London is truly a melting pot of different cultures, ethnicities, skills, tastes, and so much more. This can be seen in the variety of stalls and shops that can be found in London’s best markets. From arts and crafts to culinary excellence, textiles galore to handmade jewellery, here is what the top markets of London have to offer.
Borough Market | 8 Southwark St, London, SE1 1TL
Borough Market is a celebration of food from every corner of Britain and the rest of the world, and even includes a gorgeous spot to sit and dine al fresco with food from one of more-than-twenty of their restaurants.
This market has been at its current location since 1756, close to the famous London Bridge and the original site of Shakespeare’s Globe Theatre. Since then, Borough Market has evolved its ethos, focussing on sustainability and the planet.
Spitalfields Market | 56 Brushfield St, London, E1 6AA
In the heart of the East End, traders have been operating on the site where the market stands since 1666. Not too far away stands the landmark Truman’s Brewery, which was opened soon after in 1669, though the Market really blossomed in the Victorian era.
Spitalfields and the East End have always boasted a strong sense of community and a vibrant mix of many ethnicities and cultures. This is shown in the wide variety of eclectic stalls that Spitalfields Market has to offer, located less than a 10-minute walk away from Dorsett Hotel, City.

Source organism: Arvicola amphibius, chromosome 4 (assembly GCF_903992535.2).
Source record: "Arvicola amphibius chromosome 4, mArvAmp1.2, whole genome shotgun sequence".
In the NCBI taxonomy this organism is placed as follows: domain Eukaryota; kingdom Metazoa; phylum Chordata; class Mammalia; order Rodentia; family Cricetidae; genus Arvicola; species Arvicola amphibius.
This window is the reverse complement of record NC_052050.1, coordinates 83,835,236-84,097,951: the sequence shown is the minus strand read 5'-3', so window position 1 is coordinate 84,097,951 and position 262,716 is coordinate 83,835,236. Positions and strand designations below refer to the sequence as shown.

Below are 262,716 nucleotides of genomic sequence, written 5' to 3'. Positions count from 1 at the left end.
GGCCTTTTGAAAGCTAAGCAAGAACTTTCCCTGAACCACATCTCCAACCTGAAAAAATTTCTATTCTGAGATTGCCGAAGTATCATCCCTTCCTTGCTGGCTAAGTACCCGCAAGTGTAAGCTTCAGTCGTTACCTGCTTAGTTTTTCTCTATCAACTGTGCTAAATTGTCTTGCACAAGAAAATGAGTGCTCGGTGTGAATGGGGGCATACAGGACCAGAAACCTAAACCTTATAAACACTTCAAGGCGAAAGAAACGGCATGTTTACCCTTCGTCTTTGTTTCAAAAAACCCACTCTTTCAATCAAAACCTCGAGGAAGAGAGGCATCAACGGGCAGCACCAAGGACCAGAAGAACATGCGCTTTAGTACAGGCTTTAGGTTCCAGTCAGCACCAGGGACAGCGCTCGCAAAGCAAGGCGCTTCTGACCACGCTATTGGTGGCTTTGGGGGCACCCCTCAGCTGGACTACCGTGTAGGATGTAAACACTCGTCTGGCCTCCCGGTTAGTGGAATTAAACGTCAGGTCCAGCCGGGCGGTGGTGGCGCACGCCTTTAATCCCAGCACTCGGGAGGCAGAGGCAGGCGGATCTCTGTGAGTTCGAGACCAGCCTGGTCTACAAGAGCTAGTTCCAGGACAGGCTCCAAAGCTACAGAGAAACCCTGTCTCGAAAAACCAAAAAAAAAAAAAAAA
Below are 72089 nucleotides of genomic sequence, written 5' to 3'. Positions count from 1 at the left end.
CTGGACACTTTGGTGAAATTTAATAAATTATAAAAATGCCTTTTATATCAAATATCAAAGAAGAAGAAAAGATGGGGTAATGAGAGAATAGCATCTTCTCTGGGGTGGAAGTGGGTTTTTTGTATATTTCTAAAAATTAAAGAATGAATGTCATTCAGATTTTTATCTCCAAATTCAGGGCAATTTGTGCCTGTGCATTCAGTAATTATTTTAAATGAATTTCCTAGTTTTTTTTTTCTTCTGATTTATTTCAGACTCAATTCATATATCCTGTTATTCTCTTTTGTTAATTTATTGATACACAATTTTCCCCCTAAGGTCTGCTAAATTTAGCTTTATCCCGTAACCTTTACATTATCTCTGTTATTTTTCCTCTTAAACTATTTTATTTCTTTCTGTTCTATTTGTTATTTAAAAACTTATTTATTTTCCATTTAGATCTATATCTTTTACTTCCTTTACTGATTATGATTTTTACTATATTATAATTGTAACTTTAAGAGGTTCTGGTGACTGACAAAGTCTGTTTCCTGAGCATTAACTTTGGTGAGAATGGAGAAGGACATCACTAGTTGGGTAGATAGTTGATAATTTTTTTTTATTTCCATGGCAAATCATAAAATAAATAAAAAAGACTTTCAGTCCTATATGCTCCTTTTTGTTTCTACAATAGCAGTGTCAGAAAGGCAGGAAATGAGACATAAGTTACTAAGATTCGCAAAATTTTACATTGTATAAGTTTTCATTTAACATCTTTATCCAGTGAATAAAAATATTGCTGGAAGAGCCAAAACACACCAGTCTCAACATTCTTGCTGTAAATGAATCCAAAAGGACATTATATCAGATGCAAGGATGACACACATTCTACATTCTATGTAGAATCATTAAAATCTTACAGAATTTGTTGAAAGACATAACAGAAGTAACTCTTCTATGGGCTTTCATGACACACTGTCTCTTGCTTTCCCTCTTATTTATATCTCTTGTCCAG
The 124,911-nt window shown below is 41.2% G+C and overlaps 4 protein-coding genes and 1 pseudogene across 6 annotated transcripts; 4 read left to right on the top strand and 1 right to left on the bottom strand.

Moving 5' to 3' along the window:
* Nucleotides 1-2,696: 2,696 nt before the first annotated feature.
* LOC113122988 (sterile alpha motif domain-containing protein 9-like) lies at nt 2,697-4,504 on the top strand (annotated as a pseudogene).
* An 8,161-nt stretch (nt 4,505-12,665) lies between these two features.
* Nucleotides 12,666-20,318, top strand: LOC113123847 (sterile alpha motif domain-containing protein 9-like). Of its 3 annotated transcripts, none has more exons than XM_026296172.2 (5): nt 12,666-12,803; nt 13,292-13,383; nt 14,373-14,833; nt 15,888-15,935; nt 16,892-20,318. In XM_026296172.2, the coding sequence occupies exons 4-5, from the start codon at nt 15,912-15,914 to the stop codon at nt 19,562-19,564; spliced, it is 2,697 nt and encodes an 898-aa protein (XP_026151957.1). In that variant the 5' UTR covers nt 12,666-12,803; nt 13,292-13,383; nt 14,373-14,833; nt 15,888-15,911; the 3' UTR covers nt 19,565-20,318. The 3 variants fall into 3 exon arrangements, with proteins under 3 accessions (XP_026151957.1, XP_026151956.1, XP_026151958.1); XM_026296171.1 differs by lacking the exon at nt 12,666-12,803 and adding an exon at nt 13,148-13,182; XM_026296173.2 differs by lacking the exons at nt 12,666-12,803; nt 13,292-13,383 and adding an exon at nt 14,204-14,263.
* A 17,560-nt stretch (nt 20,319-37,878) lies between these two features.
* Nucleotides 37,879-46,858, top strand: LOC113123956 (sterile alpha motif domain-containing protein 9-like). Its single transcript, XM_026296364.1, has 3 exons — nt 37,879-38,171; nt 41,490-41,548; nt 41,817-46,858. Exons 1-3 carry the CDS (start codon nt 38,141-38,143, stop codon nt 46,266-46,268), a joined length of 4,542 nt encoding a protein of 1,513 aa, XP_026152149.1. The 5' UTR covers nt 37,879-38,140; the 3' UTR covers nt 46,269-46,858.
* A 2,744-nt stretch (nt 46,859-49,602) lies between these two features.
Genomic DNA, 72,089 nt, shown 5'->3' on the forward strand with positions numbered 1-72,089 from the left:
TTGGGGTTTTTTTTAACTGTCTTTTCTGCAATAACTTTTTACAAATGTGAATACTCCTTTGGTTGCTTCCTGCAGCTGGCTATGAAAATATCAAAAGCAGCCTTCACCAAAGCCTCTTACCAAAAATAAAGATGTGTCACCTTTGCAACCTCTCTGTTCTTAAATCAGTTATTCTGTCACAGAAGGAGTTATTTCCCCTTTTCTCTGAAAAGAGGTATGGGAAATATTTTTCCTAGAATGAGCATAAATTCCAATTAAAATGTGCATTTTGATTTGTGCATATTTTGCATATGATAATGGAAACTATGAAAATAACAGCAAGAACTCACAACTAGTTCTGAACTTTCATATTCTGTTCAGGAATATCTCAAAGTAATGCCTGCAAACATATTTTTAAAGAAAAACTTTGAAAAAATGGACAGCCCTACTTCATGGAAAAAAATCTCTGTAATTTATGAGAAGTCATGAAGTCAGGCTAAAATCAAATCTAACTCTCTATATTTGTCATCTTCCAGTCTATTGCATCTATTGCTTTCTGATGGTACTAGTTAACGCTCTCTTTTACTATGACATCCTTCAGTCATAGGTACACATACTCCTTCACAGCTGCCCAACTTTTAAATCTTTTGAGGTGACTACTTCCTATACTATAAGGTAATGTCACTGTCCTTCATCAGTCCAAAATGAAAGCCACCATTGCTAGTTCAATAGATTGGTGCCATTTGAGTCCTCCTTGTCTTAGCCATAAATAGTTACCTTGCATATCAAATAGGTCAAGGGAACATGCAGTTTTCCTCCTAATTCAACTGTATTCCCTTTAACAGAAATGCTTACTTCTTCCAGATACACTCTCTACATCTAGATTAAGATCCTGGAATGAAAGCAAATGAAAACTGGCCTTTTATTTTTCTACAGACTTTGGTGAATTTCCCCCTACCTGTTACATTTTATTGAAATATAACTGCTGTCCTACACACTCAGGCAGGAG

Camden Market | 54-56 Camden Lock Pl, London, NW1 8AF
Camden Market has been notorious for its diverse community and creativity since way back in 1974. Starting with 16 stalls of arts and crafts, Camden Market now boasts over one-thousand unique shops, stalls, bars, and cafes.
The highlight of Camden Market is its unconventionality, and its legendary influence in the London music scene. In fact, the beloved Dingwalls and the Roundhouse are often credited as helping to bring rock and punk to London.
Shepherd’s Bush Market | London, W12 8DF
Though there are a wide variety of stalls for you to browse at Shepherd’s Bush Market, the market is dominated by fabrics and textiles. The quality and variety of their textiles are so revered, that they have been used for costumes in the Harry Potter film franchise and on Strictly Come Dancing.
From poplin to taffeta, chiffon, voile, Dutch wax cloth, and brocades, Shepherd’s Bush Market has become a haven for London’s fashion students and clothes designers alike.
Greenwich Market | London, SE10 9HZ
Greenwich Market has been open to the public on its current site in the ancient village of Greenwich since 1737, when its 60 stallholders consisted of over 30 butchers, 1 grocer, 1 baker, and 1 hatter.
Over the years, Greenwich Market has seen many rises and falls in its history. Its most recent revival bloomed in popularity with the arts and crafts industry, which is where its current interests lay.
Covent Garden | 14 James St, London, WC2E 8BU
Covent Garden was once home to a world-famous fruit and vegetable market, which is marked by the Apple Market, filled with handmade jewellery, artwork, antiques, and collectibles.
As well as the Apple Market, Covent Garden also plays host to the East Colonnade Market, the Jubilee Market, and countless covered shops.